"We anticipate there being discussion on this bill most likely next week," said Patty Medairy, director of field operations at Equality Illinois.
Eleven other states and Washington, D.C. have already dropped proof-of-surgery rules for changing gender markers on birth certificates. Additionally, the federal government does not require proof of surgery to change gender designations on passports, consular reports of birth abroad, green cards, naturalization certificates and Social Security records.
"We want to update the Illinois statute to be in line with the federal statute," Medairy said.
LGBT advocates plan to speak out against a second proposal, HB 4474.
Under the measure, proposed by state Rep. Thomas Morrison (R-Palatine), Illinois schools would have to designate their locker rooms, restrooms and similar facilities "for the exclusive use of pupils of only one sex." The bill, currently pending in the House Rules Committee, would effectively bar transgender students from using school facilities that match their gender identity. Schools would have to provide "reasonable accommodations," including access to private facilities, to students who request them.
Morrison's legislation came after Palatine Township High School District 211 and the U.S. Education Department reached an agreement in December to provide a transgender student with access to a gender-appropriate locker room. The two sides reached the agreement after the U.S. Education Department's Office of Civil Rights determined that the district had violated Title IX by denying the student access to a gender-appropriate locker room and instead providing her with a separate changing room.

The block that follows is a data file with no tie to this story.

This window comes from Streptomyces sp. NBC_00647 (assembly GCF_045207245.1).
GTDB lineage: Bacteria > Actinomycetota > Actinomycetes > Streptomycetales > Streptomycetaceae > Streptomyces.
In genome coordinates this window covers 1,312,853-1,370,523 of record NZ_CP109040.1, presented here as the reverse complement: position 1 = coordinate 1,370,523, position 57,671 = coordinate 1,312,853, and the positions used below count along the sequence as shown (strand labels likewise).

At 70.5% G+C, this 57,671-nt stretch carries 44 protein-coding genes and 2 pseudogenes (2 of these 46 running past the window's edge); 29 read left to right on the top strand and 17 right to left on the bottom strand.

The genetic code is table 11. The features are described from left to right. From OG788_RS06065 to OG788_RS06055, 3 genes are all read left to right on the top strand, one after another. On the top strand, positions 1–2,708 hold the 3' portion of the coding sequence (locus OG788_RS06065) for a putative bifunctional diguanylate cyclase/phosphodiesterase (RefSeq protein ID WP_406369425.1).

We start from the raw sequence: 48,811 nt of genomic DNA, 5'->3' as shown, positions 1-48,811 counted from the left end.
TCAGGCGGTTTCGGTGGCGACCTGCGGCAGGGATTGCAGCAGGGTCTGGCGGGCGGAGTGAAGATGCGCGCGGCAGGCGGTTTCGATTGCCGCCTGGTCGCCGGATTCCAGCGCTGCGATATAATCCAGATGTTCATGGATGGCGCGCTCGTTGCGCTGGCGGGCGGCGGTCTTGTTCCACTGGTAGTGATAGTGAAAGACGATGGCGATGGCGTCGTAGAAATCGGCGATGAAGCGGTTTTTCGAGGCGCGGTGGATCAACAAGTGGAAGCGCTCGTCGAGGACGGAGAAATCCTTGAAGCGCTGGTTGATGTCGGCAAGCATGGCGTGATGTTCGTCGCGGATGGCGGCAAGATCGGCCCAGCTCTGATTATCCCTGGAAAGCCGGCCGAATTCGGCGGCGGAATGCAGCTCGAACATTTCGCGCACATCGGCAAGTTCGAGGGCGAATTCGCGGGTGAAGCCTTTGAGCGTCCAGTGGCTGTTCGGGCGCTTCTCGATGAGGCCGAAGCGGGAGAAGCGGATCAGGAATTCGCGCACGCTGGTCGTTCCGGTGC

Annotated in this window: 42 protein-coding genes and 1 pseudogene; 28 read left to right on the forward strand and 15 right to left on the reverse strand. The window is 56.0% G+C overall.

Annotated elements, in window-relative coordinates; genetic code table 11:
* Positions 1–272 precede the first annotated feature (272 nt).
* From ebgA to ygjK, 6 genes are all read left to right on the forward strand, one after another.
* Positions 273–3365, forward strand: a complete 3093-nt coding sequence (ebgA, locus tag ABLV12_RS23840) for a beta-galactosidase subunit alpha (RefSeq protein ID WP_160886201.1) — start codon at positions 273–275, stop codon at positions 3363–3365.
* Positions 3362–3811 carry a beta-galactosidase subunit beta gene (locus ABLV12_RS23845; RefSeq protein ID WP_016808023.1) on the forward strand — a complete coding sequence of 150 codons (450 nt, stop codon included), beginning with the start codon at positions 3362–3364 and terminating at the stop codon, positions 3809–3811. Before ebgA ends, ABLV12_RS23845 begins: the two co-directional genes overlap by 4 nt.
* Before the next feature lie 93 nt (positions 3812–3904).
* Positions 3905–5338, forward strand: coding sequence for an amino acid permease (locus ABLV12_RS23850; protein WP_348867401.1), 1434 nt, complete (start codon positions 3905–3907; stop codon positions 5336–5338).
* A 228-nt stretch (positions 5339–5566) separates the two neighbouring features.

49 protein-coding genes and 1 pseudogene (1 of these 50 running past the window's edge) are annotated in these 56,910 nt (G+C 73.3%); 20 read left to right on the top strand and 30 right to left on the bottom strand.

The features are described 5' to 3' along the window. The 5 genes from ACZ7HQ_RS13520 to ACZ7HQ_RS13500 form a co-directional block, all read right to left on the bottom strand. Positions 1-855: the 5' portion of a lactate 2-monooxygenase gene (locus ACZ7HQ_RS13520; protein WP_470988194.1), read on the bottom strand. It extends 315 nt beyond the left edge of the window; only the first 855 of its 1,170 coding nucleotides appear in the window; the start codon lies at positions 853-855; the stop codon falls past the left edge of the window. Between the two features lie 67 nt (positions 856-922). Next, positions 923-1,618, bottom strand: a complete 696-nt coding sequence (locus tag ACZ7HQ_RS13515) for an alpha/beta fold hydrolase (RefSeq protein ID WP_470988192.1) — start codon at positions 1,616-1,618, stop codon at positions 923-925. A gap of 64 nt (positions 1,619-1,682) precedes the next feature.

"It's reasonable, it's rational, it's common sense to separate these restrooms and locker rooms, these most intimate of spaces, by an individual's anatomy rather than by one's gender identity, "Morrison has said while discussing his proposed legislation.
LGBT advocates disagree.
The bill, Medairy said, would "force transgender students to use separate school facilities from their peers and would kind of write that discrimination into Illinois law."
North Carolina is currently in the spotlight for implementing its own controversial bathroom measure as part of a sweeping anti-LGBT bill recently enacted in the state. The North Carolina law requires individuals to use restrooms in public buildings according to the biological sex listed on their birth certificates, essentially regulating which facilities transgender people can access. The law has triggered public backlash, including from the business community, with some companies, including PayPal and Deutsche Bank opting against expansion plans in the state. Additionally, the state's governor has signed an executive order walking back some of the controversial bill's provisions by including gay and transgender people in civil rights protections. Gov. Pat McCrory is also looking to reinstate the right to sue for discrimination and said he is looking into ways to tweak the bathroom law in some capacity.
Mississippi is another state under fire for a new anti-LGBT law. Mississippi's "religious liberty" measure, signed into law last week, protects businesses, individuals, and religious group that deny services to LGBT people because of a "sincerely held religious belief or moral conviction."
Medairy spoke to the anti-LGBT legislation some states are enacting.
"Our organization, and organizations like ours, are working really hard to share information with our legislators about the negativity and unforeseen drawbacks of some of these anti-LGBT bills, and doing that in (a) proactive way before we see really widespread movement on any of these bills that, we think, would negatively affect our community," she said.